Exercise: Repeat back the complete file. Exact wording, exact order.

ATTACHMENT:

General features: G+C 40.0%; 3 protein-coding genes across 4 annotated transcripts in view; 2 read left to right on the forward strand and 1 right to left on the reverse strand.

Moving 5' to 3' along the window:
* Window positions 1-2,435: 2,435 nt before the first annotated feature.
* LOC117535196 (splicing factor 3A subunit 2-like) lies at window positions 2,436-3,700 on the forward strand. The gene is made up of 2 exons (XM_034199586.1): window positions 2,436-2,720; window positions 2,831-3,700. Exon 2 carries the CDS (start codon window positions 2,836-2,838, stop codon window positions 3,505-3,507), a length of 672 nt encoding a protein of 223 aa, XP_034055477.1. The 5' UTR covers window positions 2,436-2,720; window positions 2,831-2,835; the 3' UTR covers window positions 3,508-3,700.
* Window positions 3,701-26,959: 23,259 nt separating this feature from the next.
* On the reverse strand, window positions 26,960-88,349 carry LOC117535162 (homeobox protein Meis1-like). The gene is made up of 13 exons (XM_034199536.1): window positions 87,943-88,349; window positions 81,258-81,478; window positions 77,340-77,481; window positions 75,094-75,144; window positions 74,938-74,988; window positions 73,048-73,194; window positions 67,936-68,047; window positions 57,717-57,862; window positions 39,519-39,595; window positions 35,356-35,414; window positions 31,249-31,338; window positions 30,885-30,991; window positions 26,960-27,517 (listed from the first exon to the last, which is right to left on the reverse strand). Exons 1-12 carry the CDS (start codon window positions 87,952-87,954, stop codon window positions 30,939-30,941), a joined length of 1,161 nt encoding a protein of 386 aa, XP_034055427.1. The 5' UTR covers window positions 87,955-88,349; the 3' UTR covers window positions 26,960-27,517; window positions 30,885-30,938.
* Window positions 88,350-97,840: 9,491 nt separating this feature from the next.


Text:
General features: G+C 40.0%; 3 protein-coding genes across 4 annotated transcripts in view; 2 read left to right on the forward strand and 1 right to left on the reverse strand.

Moving 5' to 3' along the window:
* Window positions 1-2,435: 2,435 nt before the first annotated feature.
* LOC117535196 (splicing factor 3A subunit 2-like) lies at window positions 2,436-3,700 on the forward strand. The gene is made up of 2 exons (XM_034199586.1): window positions 2,436-2,720; window positions 2,831-3,700. Exon 2 carries the CDS (start codon window positions 2,836-2,838, stop codon window positions 3,505-3,507), a length of 672 nt encoding a protein of 223 aa, XP_034055477.1. The 5' UTR covers window positions 2,436-2,720; window positions 2,831-2,835; the 3' UTR covers window positions 3,508-3,700.
* Window positions 3,701-26,959: 23,259 nt separating this feature from the next.
* On the reverse strand, window positions 26,960-88,349 carry LOC117535162 (homeobox protein Meis1-like). The gene is made up of 13 exons (XM_034199536.1): window positions 87,943-88,349; window positions 81,258-81,478; window positions 77,340-77,481; window positions 75,094-75,144; window positions 74,938-74,988; window positions 73,048-73,194; window positions 67,936-68,047; window positions 57,717-57,862; window positions 39,519-39,595; window positions 35,356-35,414; window positions 31,249-31,338; window positions 30,885-30,991; window positions 26,960-27,517 (listed from the first exon to the last, which is right to left on the reverse strand). Exons 1-12 carry the CDS (start codon window positions 87,952-87,954, stop codon window positions 30,939-30,941), a joined length of 1,161 nt encoding a protein of 386 aa, XP_034055427.1. The 5' UTR covers window positions 87,955-88,349; the 3' UTR covers window positions 26,960-27,517; window positions 30,885-30,938.
* Window positions 88,350-97,840: 9,491 nt separating this feature from the next.